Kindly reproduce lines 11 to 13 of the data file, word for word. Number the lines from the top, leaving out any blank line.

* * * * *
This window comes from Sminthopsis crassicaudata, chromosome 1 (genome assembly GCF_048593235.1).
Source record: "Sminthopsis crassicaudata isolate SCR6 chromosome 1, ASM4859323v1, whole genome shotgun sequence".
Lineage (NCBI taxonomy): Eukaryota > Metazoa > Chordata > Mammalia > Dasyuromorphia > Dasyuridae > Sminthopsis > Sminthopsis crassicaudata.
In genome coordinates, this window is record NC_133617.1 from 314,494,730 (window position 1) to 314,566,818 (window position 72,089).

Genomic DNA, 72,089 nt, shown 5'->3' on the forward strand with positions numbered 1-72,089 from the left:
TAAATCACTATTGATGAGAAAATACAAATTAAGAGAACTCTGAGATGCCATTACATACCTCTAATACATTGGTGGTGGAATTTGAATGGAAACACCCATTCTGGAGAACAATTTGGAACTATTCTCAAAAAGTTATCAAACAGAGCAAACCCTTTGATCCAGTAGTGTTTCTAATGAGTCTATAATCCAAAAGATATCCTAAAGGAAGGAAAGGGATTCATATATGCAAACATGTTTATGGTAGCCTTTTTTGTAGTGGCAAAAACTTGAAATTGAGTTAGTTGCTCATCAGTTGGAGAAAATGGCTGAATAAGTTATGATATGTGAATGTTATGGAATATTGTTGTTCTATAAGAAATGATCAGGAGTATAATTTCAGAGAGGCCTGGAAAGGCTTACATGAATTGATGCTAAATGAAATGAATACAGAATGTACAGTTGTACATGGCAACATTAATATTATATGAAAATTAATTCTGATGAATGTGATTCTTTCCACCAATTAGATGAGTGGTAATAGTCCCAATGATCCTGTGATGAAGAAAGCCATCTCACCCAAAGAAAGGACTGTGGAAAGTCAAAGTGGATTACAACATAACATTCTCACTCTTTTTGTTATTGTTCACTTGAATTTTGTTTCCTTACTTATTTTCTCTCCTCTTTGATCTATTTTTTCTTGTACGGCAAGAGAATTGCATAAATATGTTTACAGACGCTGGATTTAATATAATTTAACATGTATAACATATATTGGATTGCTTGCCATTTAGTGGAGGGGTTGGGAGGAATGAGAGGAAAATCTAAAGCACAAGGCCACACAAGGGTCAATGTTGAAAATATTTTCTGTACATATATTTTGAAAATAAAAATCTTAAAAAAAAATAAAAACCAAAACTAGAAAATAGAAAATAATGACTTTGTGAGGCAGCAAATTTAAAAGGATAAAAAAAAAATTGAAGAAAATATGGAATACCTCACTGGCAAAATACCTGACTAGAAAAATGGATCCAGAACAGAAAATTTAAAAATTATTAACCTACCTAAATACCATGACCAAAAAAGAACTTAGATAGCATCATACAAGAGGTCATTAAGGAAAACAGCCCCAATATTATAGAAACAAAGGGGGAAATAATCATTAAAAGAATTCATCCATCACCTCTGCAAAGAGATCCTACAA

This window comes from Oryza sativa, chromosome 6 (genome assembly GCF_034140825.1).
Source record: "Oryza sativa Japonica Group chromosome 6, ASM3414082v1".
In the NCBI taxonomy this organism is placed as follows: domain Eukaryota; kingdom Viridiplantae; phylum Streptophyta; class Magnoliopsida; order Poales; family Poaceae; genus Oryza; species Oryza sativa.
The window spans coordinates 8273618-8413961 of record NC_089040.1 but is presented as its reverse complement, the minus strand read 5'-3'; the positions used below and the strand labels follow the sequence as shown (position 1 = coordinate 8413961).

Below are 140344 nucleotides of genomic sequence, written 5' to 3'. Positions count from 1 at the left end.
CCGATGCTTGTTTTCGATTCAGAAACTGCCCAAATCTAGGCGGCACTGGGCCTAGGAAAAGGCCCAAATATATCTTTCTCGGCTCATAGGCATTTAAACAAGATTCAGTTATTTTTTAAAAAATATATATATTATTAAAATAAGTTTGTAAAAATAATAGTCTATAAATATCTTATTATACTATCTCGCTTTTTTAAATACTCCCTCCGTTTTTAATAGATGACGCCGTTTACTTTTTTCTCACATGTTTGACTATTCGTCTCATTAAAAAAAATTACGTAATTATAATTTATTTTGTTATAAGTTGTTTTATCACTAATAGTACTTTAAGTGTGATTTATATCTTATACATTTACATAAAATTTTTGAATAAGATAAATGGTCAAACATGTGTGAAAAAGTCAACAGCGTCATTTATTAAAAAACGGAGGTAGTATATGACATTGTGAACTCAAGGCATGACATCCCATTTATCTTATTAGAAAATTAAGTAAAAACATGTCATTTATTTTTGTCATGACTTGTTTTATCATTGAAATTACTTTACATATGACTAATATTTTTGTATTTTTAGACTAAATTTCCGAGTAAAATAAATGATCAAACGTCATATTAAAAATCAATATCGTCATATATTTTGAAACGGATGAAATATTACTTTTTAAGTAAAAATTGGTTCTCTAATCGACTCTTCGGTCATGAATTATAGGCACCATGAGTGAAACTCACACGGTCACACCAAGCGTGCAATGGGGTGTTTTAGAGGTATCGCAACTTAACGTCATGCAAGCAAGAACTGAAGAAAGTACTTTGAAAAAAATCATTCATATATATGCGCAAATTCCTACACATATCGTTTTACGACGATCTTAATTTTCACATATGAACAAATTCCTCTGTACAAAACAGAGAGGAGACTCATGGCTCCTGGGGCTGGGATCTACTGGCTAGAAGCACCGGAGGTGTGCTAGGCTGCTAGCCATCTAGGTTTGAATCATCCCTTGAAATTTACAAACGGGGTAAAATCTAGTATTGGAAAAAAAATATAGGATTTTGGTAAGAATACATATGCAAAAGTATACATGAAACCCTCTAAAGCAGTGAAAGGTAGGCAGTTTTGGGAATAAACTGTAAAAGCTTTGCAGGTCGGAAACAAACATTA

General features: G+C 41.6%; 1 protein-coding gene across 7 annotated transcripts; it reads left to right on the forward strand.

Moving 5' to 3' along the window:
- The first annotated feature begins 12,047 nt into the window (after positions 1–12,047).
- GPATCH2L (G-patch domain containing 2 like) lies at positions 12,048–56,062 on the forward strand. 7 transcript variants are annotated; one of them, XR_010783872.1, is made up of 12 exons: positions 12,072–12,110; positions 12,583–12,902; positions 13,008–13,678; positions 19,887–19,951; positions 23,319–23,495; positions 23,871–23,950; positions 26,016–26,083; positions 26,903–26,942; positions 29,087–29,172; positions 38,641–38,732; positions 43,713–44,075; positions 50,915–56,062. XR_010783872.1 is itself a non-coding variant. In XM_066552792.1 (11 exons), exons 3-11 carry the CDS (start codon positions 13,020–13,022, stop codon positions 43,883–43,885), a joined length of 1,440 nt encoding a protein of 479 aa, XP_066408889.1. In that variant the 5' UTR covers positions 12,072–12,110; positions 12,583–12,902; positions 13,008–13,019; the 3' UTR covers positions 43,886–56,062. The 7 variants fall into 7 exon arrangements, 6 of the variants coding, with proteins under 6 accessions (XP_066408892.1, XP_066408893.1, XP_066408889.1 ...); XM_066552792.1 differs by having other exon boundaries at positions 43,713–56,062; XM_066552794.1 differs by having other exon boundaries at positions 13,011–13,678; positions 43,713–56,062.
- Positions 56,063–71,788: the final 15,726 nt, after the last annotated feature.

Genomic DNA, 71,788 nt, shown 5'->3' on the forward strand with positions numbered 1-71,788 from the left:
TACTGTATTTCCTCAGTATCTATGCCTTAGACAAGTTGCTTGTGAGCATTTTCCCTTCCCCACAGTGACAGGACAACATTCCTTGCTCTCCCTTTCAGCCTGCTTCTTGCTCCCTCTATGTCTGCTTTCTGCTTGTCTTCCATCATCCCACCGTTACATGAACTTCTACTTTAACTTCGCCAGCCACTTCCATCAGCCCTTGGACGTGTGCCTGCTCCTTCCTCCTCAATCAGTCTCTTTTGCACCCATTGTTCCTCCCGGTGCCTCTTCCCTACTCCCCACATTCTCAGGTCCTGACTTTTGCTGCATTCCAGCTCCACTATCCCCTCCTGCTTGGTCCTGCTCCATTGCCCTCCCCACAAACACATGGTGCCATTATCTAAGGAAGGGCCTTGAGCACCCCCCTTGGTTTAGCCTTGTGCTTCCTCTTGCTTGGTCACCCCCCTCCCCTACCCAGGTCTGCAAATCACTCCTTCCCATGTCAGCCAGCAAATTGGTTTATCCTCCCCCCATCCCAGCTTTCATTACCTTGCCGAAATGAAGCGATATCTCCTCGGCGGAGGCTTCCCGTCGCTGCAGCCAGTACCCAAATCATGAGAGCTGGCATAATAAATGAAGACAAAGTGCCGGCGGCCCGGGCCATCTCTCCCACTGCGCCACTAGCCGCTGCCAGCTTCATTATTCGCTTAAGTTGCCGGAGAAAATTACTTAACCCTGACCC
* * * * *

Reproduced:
Below are 140344 nucleotides of genomic sequence, written 5' to 3'. Positions count from 1 at the left end.
CCGATGCTTGTTTTCGATTCAGAAACTGCCCAAATCTAGGCGGCACTGGGCCTAGGAAAAGGCCCAAATATATCTTTCTCGGCTCATAGGCATTTAAACAAGATTCAGTTATTTTTTAAAAAATATATATATTATTAAAATAAGTTTGTAAAAATAATAGTCTATAAATATCTTATTATACTATCTCGCTTTTTTAAATACTCCCTCCGTTTTTAATAGATGACGCCGTTTACTTTTTTCTCACATGTTTGACTATTCGTCTCATTAAAAAAAATTACGTAATTATAATTTATTTTGTTATAAGTTGTTTTATCACTAATAGTACTTTAAGTGTGATTTATATCTTATACATTTACATAAAATTTTTGAATAAGATAAATGGTCAAACATGTGTGAAAAAGTCAACAGCGTCATTTATTAAAAAACGGAGGTAGTATATGACATTGTGAACTCAAGGCATGACATCCCATTTATCTTATTAGAAAATTAAGTAAAAACATGTCATTTATTTTTGTCATGACTTGTTTTATCATTGAAATTACTTTACATATGACTAATATTTTTGTATTTTTAGACTAAATTTCCGAGTAAAATAAATGATCAAACGTCATATTAAAAATCAATATCGTCATATATTTTGAAACGGATGAAATATTACTTTTTAAGTAAAAATTGGTTCTCTAATCGACTCTTCGGTCATGAATTATAGGCACCATGAGTGAAACTCACACGGTCACACCAAGCGTGCAATGGGGTGTTTTAGAGGTATCGCAACTTAACGTCATGCAAGCAAGAACTGAAGAAAGTACTTTGAAAAAAATCATTCATATATATGCGCAAATTCCTACACATATCGTTTTACGACGATCTTAATTTTCACATATGAACAAATTCCTCTGTACAAAACAGAGAGGAGACTCATGGCTCCTGGGGCTGGGATCTACTGGCTAGAAGCACCGGAGGTGTGCTAGGCTGCTAGCCATCTAGGTTTGAATCATCCCTTGAAATTTACAAACGGGGTAAAATCTAGTATTGGAAAAAAAATATAGGATTTTGGTAAGAATACATATGCAAAAGTATACATGAAACCCTCTAAAGCAGTGAAAGGTAGGCAGTTTTGGGAATAAACTGTAAAAGCTTTGCAGGTCGGAAACAAACATTA

General features: G+C 41.6%; 1 protein-coding gene across 7 annotated transcripts; it reads left to right on the forward strand.